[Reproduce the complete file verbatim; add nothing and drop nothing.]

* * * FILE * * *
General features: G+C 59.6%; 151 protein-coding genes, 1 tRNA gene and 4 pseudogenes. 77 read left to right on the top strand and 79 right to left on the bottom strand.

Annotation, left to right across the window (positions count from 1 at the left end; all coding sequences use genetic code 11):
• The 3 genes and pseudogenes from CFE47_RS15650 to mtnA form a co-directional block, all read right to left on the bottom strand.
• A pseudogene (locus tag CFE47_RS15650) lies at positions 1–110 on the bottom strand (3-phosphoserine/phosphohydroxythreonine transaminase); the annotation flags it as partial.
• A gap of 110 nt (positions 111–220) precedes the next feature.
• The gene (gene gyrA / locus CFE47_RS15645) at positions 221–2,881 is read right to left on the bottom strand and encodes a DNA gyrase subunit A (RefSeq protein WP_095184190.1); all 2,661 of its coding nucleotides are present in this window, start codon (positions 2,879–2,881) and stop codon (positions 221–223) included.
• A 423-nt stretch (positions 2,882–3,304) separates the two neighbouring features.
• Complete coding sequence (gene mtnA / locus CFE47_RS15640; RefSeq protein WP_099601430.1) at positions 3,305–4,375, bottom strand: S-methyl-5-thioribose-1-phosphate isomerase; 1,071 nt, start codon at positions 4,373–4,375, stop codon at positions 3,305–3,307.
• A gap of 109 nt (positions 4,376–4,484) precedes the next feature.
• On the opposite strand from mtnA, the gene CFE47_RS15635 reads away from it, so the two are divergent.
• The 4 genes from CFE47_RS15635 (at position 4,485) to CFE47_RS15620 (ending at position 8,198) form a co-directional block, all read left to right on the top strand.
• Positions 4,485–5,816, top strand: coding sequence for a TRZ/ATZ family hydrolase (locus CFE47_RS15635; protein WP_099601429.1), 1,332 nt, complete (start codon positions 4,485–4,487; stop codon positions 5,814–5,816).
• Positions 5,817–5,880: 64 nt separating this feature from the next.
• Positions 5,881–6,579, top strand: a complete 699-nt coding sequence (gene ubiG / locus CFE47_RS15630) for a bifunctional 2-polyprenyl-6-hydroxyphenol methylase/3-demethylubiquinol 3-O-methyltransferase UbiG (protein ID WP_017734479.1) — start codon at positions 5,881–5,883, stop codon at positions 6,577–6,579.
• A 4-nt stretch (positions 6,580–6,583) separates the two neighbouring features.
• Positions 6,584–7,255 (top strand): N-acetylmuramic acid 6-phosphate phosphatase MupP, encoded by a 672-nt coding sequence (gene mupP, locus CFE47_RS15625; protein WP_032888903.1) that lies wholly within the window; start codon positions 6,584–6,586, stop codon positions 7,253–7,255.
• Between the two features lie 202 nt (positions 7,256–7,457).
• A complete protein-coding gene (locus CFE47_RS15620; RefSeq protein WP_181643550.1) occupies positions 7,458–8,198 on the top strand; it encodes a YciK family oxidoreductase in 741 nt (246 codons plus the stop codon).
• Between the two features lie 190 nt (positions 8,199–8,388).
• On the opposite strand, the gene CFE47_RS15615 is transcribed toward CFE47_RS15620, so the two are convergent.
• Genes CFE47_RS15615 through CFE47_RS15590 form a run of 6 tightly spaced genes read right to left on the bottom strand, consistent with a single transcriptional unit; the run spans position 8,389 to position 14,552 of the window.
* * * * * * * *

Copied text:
General features: G+C 59.6%; 151 protein-coding genes, 1 tRNA gene and 4 pseudogenes. 77 read left to right on the top strand and 79 right to left on the bottom strand.

Annotation, left to right across the window (positions count from 1 at the left end; all coding sequences use genetic code 11):
• The 3 genes and pseudogenes from CFE47_RS15650 to mtnA form a co-directional block, all read right to left on the bottom strand.
• A pseudogene (locus tag CFE47_RS15650) lies at positions 1–110 on the bottom strand (3-phosphoserine/phosphohydroxythreonine transaminase); the annotation flags it as partial.
• A gap of 110 nt (positions 111–220) precedes the next feature.
• The gene (gene gyrA / locus CFE47_RS15645) at positions 221–2,881 is read right to left on the bottom strand and encodes a DNA gyrase subunit A (RefSeq protein WP_095184190.1); all 2,661 of its coding nucleotides are present in this window, start codon (positions 2,879–2,881) and stop codon (positions 221–223) included.
• A 423-nt stretch (positions 2,882–3,304) separates the two neighbouring features.
• Complete coding sequence (gene mtnA / locus CFE47_RS15640; RefSeq protein WP_099601430.1) at positions 3,305–4,375, bottom strand: S-methyl-5-thioribose-1-phosphate isomerase; 1,071 nt, start codon at positions 4,373–4,375, stop codon at positions 3,305–3,307.
• A gap of 109 nt (positions 4,376–4,484) precedes the next feature.
• On the opposite strand from mtnA, the gene CFE47_RS15635 reads away from it, so the two are divergent.
• The 4 genes from CFE47_RS15635 (at position 4,485) to CFE47_RS15620 (ending at position 8,198) form a co-directional block, all read left to right on the top strand.
• Positions 4,485–5,816, top strand: coding sequence for a TRZ/ATZ family hydrolase (locus CFE47_RS15635; protein WP_099601429.1), 1,332 nt, complete (start codon positions 4,485–4,487; stop codon positions 5,814–5,816).
• Positions 5,817–5,880: 64 nt separating this feature from the next.
• Positions 5,881–6,579, top strand: a complete 699-nt coding sequence (gene ubiG / locus CFE47_RS15630) for a bifunctional 2-polyprenyl-6-hydroxyphenol methylase/3-demethylubiquinol 3-O-methyltransferase UbiG (protein ID WP_017734479.1) — start codon at positions 5,881–5,883, stop codon at positions 6,577–6,579.
• A 4-nt stretch (positions 6,580–6,583) separates the two neighbouring features.
• Positions 6,584–7,255 (top strand): N-acetylmuramic acid 6-phosphate phosphatase MupP, encoded by a 672-nt coding sequence (gene mupP, locus CFE47_RS15625; protein WP_032888903.1) that lies wholly within the window; start codon positions 6,584–6,586, stop codon positions 7,253–7,255.
• Between the two features lie 202 nt (positions 7,256–7,457).
• A complete protein-coding gene (locus CFE47_RS15620; RefSeq protein WP_181643550.1) occupies positions 7,458–8,198 on the top strand; it encodes a YciK family oxidoreductase in 741 nt (246 codons plus the stop codon).
• Between the two features lie 190 nt (positions 8,199–8,388).
• On the opposite strand, the gene CFE47_RS15615 is transcribed toward CFE47_RS15620, so the two are convergent.
• Genes CFE47_RS15615 through CFE47_RS15590 form a run of 6 tightly spaced genes read right to left on the bottom strand, consistent with a single transcriptional unit; the run spans position 8,389 to position 14,552 of the window.